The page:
What subfields in computer sciences may one study without learning Object Oriented Programming or is there some kind of degree in Computer Science without the OOP knowledge requirement?

Is there a language without OOP?

Does one need to know OOP to simulate a CPU?

I wanted to earn a CS degree without ever learning OOP. Is there a name for that?

My guess what that Computer science without OOP is simply applied Statistics or Machine Learning using SKlearn and packages.

  • $\begingroup$ The whole theory of computability and complexity completely abstracts from programming languages paradigms. $\endgroup$ – Steven Jul 1 '20 at 13:44
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    $\begingroup$ You can learn any part that isn't OOP. OOP is a tiny tiny tiny subfield. I'd call it a vouge idea in industry in the 90s and early 2000s. In industry nowadays we're seeing a movement away from that. When learning to program I understand why people think its so important but from a theory standpoint it isn't important at all and even from an industry perspective the idea is loosing ground. $\endgroup$ – Jake Jul 1 '20 at 14:44
  • $\begingroup$ Welcome to SE Computer Science. Why don't you state your real question ... so far you are only circling around it. What is OOP according to you ... and do not bother trying for the right answer, there is none. What do you think is wrong abour it? $\endgroup$ – babou Jul 1 '20 at 20:02
  • $\begingroup$ @Jake I'd see a move away from some aspects of OOP, like merciless subclassing. $\endgroup$ – gnasher729 Jul 1 '20 at 22:18
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    $\begingroup$ I'll add another thing to this. Why do you want to avoid learning something? I spent a lot of time having a bias against certain types of mathematics that I didn't find pleasing but frankly that didn't help anyone. I also had a bias against a lot of OOP things and associated tools but that didn't help me either. You're far better off trying to leave your bias behind. Who cares if you learn something useless along the way? I've learned tons of useless things. The useless things are some of my favorites! $\endgroup$ – Jake Jul 2 '20 at 4:23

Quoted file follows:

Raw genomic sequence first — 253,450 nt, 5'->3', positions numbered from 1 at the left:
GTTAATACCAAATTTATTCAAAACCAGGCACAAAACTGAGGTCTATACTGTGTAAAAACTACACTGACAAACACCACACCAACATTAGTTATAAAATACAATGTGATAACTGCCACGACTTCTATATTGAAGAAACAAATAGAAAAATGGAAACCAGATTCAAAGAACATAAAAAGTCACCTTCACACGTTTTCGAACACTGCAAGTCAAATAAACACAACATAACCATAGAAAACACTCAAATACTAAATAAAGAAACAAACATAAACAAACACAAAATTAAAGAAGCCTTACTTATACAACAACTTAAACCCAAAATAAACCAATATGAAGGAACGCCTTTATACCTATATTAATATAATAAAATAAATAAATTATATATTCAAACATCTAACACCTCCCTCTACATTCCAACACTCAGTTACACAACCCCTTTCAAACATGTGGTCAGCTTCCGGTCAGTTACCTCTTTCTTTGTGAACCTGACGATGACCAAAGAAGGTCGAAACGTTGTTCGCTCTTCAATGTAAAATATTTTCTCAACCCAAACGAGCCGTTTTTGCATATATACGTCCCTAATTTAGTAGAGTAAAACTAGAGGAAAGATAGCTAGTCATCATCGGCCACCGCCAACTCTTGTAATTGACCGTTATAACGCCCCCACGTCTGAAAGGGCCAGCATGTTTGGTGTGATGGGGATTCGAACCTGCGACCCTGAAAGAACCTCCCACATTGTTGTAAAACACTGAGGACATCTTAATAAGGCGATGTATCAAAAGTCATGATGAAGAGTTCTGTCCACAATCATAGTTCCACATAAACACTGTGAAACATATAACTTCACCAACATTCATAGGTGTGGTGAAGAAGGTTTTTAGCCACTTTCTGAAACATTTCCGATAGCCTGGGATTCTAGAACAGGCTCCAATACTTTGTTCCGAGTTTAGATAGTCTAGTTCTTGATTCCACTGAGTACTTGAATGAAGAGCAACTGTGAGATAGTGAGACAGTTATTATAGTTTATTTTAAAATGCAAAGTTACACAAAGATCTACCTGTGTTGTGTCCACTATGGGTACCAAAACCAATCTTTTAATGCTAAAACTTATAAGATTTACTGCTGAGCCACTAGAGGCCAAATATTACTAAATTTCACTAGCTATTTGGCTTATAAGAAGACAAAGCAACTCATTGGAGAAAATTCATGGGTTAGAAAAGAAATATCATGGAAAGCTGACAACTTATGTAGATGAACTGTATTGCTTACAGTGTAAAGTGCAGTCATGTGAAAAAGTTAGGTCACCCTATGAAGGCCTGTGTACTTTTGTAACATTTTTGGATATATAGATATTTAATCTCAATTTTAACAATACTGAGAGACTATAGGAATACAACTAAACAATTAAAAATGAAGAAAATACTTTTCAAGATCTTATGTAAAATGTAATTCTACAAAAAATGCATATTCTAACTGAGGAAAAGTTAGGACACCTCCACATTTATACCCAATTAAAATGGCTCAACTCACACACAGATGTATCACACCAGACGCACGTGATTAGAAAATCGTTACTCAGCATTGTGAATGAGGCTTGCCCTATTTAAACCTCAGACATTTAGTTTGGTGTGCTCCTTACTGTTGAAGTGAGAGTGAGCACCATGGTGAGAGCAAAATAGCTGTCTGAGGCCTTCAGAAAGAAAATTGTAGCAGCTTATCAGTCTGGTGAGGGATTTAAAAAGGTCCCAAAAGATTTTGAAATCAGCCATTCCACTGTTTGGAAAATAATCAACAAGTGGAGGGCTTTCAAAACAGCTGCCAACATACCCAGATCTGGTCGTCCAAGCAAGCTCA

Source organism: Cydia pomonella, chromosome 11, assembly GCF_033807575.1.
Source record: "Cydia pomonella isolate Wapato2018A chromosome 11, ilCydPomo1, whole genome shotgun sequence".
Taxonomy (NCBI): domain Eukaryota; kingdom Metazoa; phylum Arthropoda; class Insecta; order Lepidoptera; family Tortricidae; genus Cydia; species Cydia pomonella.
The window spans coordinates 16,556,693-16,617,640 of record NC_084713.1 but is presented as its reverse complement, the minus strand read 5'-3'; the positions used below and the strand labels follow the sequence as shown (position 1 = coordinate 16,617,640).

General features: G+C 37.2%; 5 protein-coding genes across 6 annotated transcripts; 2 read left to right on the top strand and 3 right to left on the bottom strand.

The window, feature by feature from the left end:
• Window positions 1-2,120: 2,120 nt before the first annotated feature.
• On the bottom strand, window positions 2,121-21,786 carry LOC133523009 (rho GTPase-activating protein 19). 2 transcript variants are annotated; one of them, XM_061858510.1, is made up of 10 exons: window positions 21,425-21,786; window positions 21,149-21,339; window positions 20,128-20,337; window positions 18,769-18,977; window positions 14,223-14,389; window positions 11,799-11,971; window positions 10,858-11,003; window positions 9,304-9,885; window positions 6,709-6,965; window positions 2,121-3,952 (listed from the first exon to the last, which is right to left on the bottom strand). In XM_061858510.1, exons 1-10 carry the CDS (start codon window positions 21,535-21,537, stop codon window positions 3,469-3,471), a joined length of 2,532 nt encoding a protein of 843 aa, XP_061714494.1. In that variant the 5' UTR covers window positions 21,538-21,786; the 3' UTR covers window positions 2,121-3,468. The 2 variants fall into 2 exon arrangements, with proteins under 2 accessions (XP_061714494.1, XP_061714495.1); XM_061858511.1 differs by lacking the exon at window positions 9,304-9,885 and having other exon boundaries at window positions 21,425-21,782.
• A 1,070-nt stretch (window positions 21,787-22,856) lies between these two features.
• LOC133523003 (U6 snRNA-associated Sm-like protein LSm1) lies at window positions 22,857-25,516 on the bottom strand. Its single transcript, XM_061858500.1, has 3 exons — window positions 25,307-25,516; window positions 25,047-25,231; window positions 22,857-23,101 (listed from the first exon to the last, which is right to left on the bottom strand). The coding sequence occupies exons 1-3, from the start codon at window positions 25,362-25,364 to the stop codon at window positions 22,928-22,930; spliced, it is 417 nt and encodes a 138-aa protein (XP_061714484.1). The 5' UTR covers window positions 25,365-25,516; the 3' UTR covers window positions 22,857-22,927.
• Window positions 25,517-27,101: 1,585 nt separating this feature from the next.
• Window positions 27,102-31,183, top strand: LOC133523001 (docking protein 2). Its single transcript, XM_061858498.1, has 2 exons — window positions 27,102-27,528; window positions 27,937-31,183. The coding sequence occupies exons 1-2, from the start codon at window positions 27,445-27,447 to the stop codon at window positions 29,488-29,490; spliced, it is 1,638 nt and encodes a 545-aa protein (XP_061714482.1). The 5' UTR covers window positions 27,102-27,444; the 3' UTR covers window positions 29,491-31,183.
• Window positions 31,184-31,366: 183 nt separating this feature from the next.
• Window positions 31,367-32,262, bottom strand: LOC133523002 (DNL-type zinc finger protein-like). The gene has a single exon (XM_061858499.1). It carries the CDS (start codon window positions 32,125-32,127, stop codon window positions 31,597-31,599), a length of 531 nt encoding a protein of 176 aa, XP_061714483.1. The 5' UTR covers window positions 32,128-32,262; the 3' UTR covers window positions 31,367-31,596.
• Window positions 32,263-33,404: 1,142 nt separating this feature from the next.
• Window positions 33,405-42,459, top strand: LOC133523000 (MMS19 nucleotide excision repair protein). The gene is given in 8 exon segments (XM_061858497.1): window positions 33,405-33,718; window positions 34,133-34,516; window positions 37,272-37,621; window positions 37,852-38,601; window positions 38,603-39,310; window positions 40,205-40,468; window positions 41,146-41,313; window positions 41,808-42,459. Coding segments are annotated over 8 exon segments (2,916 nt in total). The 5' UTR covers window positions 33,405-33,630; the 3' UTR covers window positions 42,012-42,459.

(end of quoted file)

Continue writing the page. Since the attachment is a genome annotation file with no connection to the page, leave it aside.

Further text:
Object Oriented Programming is a type of programming paradigm.

A Computer Science degree is mostly theoretical (not only machine learning and applied statistics! Believe me there is so much more), so you wont see any of this in most courses, however, in a Software Engineering degree I suppose you do learn more about OOP.

Anyways, OOP is always good to know. Its not as complicated as you would think from its fancy name, and it gives a nice way to write organized code, and most programming languages support that kind of programming.

However, there are some programming languages that use a different type of programming paradigm called "functional programming". I recommend you to take a look at it too.

If you are wondering about what kinds of things there are in a CS degree, feel free to ask me!

BTW: This Stack Exchange site is for theoretical computer science, so questions about theoretical computer science problems are seen here all of the time.


Depending on where you study, you might be able to get a CS degree without Object Oriented Programming, but the chances are slim. Most degrees would require you to take some programming courses using some general purpose languages along the way, and that will often be Java, C++ or similar, and there you have OOP. Hard to avoid.

But that's good for you, because if you want any job outside university, and you have not a clue about OOP, your chances are practically zero to get any job.

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    $\begingroup$ I think there are a few jobs that mainly require functional programming, but not knowing OOP would mean being handicapped e.g. any time one had to interface with some OO code that someone else wrote, etc. $\endgroup$ – Mars Jul 1 '20 at 23:21

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